Confrontational situations can be inevitable, but there are actions you can take to reduce the risks they carry with them. It is important that you get to know the individuals you work with. Once you get to know them better, you’ll be able to recognise what triggers their distress. This means you can assess potential risks and take steps to avoid them to prevent a confrontation.
You also should not get emotionally involved. Instead you should keep a clear head and look for body language and reactions that might signal a possible confrontation. If you can sense a possible confrontation, you should do your best to prevent factors that could cause one from distressing the individual further.
Sometimes however, the best action is to simply leave the individual alone. If you feel that a one-to-one situation between yourself and the individual might develop into a confrontation, you should leave the scene so that they have time to calm down.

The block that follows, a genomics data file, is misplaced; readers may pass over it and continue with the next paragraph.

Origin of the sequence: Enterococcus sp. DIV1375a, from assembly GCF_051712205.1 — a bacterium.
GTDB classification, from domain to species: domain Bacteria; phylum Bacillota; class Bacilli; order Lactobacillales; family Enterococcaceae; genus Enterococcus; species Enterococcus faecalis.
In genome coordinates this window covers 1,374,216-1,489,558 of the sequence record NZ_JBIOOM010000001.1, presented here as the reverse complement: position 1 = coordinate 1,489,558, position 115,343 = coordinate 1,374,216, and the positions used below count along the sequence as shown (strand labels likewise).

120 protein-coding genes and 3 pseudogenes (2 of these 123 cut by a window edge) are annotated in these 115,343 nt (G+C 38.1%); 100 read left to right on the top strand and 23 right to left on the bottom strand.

However, you should keep in mind that not all individuals are the same, and depending on the individual, there might be different risks to identify and assess. Therefore, getting to know the individual is still the best thing you can do to prevent or reduce the effects of a potential confrontation.